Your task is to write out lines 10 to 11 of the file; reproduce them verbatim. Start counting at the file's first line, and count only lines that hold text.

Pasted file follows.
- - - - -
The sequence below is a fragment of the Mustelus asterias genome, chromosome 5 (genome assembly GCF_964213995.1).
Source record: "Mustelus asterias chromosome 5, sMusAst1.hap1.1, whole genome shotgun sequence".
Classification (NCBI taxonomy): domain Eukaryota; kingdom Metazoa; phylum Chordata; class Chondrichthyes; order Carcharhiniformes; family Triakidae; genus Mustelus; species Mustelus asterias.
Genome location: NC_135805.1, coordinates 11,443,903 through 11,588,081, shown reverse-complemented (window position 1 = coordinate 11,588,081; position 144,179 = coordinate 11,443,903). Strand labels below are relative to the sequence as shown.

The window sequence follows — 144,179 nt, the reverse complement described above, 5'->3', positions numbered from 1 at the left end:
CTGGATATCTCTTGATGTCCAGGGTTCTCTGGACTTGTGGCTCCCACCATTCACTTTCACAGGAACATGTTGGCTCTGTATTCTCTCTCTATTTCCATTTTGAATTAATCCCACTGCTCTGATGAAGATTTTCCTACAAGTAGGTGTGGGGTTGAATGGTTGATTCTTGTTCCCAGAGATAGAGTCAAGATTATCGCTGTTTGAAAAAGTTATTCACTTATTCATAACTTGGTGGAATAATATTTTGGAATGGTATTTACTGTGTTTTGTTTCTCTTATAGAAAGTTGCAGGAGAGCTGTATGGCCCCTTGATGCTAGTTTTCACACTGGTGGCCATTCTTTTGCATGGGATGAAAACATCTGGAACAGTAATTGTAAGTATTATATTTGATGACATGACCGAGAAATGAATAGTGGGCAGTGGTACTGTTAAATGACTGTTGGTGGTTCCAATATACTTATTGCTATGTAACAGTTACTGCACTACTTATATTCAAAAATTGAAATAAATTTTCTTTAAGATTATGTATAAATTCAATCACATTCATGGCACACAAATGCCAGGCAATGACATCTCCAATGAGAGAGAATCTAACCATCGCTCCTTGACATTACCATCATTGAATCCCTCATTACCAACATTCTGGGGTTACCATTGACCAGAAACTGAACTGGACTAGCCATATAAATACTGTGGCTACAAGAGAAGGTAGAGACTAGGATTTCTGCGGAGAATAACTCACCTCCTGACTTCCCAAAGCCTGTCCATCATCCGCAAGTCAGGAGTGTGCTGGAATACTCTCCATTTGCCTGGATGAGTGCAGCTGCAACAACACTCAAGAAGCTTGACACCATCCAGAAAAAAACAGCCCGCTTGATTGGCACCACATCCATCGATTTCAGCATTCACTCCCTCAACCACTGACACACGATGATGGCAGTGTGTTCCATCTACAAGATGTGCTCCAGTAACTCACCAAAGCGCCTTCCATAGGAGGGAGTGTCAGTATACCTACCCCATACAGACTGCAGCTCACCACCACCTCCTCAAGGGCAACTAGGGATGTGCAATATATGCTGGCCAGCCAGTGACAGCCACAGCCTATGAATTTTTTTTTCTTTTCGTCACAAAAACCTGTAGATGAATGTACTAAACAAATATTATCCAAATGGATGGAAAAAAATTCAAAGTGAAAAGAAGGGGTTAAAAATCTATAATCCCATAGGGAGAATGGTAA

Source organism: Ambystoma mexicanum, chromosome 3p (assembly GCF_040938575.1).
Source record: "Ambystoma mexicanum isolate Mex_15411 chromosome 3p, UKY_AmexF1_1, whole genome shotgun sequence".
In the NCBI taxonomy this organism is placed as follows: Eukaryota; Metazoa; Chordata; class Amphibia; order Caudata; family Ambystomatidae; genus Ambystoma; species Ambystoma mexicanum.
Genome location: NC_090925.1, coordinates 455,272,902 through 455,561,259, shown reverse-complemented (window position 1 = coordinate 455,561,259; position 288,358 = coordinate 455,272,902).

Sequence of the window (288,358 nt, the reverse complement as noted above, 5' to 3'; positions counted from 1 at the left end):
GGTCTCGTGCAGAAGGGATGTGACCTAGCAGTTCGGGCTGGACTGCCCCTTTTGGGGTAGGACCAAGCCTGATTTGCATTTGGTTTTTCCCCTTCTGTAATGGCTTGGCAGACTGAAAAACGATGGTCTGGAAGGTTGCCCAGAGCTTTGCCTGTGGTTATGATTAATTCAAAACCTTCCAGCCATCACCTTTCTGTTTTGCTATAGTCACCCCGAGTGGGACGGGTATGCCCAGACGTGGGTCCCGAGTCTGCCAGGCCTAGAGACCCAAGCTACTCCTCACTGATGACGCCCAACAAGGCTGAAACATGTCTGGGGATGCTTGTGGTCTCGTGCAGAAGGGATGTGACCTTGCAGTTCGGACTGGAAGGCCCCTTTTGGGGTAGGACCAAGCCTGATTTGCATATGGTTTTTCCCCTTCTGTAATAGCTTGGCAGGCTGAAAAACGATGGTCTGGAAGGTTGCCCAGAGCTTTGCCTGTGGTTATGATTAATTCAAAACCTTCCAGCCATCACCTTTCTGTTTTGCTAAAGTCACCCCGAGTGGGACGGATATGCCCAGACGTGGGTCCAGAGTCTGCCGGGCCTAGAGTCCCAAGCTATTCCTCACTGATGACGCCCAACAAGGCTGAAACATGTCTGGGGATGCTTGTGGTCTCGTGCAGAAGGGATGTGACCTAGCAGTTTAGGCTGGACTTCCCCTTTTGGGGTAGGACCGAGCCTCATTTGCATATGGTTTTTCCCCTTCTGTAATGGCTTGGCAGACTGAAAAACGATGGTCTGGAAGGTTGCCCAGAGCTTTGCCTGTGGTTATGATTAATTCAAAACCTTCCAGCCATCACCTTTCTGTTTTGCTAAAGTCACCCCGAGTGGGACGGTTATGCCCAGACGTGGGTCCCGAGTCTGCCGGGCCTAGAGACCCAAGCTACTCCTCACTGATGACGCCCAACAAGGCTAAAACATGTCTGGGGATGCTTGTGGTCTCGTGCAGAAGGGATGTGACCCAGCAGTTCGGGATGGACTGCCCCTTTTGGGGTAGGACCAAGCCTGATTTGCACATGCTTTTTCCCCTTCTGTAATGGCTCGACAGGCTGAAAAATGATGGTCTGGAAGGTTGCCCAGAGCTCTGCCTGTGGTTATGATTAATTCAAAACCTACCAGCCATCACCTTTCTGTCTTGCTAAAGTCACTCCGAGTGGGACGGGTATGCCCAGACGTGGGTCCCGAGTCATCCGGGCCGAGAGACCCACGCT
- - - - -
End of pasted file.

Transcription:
Genome location: NC_090925.1, coordinates 455,272,902 through 455,561,259, shown reverse-complemented (window position 1 = coordinate 455,561,259; position 288,358 = coordinate 455,272,902).

Sequence of the window (288,358 nt, the reverse complement as noted above, 5' to 3'; positions counted from 1 at the left end):